I’m pleased to be taking part in the blogtour for Moira Forsyth’s latest novel, Tell Me Where You Are. I’m really disappointed not to have been able to fit this into my reading schedule as I’m sure I would enjoy it. Another for the to-be-read list! Anyway, I have an extract of the book to share with you today and I hope you enjoy it and consider buying a copy of the book.
On the morning of the 27th Gillian set off to drive her parents back to Aberdeen. While she packed, Jim went out to remove all traces of frost and ice from the car windows. He refused lock de-icer and warm water (Frances’s usual shortcuts) and it took him some time to get the doors open. The air was misty with cold and Dingwall below was lost in a greyish haze, but overhead the sky was brightening to blue.
Frances stayed outside to help her father. Alex had not appeared, from tact or nervousness.
‘Now then,’ her father said, wrenching the driver’s door open at last, ‘we’ll get the engine warmed up.’
‘What about windscreen wash?’ Frances asked. ‘Maybe we should check that first.’
He paused, thwarted. Instead of answering, he said, ‘So what’s he up to?’
She had avoided being alone with her father till now. Boxing Day had been eased by the long buffet lunch at the Ramsays, an annual gathering of neighbours.
‘Alec. Your once-upon-a-time husband. What’s he up to?’
‘He’s not my anything now, Dad.’
‘He’s here, though. Shot out of the blue, was it?’ He glowered at her, suspicious.
‘Yes. He rang on Christmas morning. I said not to come just yet, but he turned up anyway. Because of Katy, it seems.’
‘What’s wrong with Katy? Nothing a good talking-to wouldn’t cure. Why do they wear black, these girls? You’d think they were forever going to funerals.’
‘It’s just the fashion,’ Frances said. She leaned past her father and released the catch for the car bonnet. ‘I’ll check the water.’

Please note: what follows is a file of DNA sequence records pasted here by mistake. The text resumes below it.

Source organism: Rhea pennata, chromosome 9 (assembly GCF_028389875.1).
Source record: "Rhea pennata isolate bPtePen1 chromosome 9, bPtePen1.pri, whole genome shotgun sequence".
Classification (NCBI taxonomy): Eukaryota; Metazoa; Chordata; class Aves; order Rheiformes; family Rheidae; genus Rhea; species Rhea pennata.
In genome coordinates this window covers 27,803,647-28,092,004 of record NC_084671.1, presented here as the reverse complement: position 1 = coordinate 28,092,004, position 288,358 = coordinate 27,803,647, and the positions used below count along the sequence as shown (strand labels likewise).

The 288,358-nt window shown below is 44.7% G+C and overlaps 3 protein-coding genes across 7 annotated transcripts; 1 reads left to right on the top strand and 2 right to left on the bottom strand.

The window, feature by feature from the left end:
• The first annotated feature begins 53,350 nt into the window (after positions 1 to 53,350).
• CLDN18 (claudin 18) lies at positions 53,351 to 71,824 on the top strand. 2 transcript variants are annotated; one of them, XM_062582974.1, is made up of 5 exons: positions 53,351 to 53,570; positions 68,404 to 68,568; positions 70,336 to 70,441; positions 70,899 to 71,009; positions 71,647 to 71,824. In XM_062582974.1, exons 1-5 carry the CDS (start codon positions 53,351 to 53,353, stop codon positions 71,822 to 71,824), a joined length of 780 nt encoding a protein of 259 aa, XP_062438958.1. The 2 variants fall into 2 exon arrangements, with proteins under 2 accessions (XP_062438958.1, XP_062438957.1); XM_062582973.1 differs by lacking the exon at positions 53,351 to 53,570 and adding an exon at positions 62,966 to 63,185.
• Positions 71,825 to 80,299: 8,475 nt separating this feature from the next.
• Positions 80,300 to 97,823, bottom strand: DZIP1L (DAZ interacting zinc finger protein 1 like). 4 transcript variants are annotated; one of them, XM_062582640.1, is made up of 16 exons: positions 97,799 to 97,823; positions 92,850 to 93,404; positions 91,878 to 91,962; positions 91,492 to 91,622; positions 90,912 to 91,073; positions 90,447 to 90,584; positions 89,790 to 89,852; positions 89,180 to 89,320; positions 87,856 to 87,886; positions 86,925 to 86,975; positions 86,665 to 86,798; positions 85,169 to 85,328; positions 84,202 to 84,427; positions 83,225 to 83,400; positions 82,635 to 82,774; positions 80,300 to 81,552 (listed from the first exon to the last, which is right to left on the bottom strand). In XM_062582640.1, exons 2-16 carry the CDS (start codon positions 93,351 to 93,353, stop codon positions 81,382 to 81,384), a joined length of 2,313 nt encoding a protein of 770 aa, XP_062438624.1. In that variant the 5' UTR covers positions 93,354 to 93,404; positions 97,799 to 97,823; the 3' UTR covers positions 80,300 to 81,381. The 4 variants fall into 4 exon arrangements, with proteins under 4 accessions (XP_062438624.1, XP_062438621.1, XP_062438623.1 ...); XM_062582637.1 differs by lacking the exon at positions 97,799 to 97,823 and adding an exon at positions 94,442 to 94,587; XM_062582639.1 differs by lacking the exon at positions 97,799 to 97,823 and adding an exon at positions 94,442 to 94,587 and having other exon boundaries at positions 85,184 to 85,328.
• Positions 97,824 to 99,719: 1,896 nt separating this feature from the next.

‘But he’s after something, don’t tell me he’s not. When’s he ever made an effort before? Brought Katy to visit you? Never.’
He did not mention Susan, Frances noted. No-one said her name. Even Gillian and she, out of earshot of everyone else, had shied away from talking about her. It was a measure perhaps of the force she still exerted. Or was it like naming a curse, bad luck?
‘I might have some of that screenwash stuff in the shed,’ Frances said. ‘I’ll look.’
When she came back, her father was polishing the back window, unnecessarily, since he had already cleared it, and the sun was shining now, softening the film of frost on the bodywork. A moment later, Frances slammed down the bonnet and he got into the car. The engine started without protest so he got out, leaving it running. Behind the car, the exhaust emission condensed in the air. They stood side by side, Frances with the bottle of screenwash in one hand, the kettle in the other.
‘You take care of yourself and the boys,’ her father said abruptly. ‘You can’t have him waltzing back now. Even if he is their father.’
‘Oh there’s no question of that.’
‘Maybe not. Let me know, Frances, you hear me? Any help you need . . .’
‘I know, Dad. Thanks.’ She sighed, leaning her head for a moment towards his shoulder. ‘It’s a bit awkward, that’s all. Not for me. He’s like a stranger, thank God. But the boys and Katy. I feel for them.’ She bit her lip. ‘Dad, Susan hasn’t been in touch, has she? With you and Mum?’
‘Not a word. Ask your mother. There’s usually a Christmas card but he signs it. Not her.’
‘You get a card?’
‘Not this year I think. Ask your mother.’
Even this, so small and harmless a thing, gave her a stab of – what – jealousy? Of course not. She wanted Susan to be in touch with her parents. It was Susan who had made contact impossible.
‘Let’s go and see if Gill’s ready.’
‘And when is she going to settle down?’ her father grumbled. ‘Left it a bit late for having a family. Though they don’t care nowadays – wait till they’re middle-aged, some of them.’
‘Oh well,’ she murmured, ‘Gill’s happy the way she is.’ Not true, though.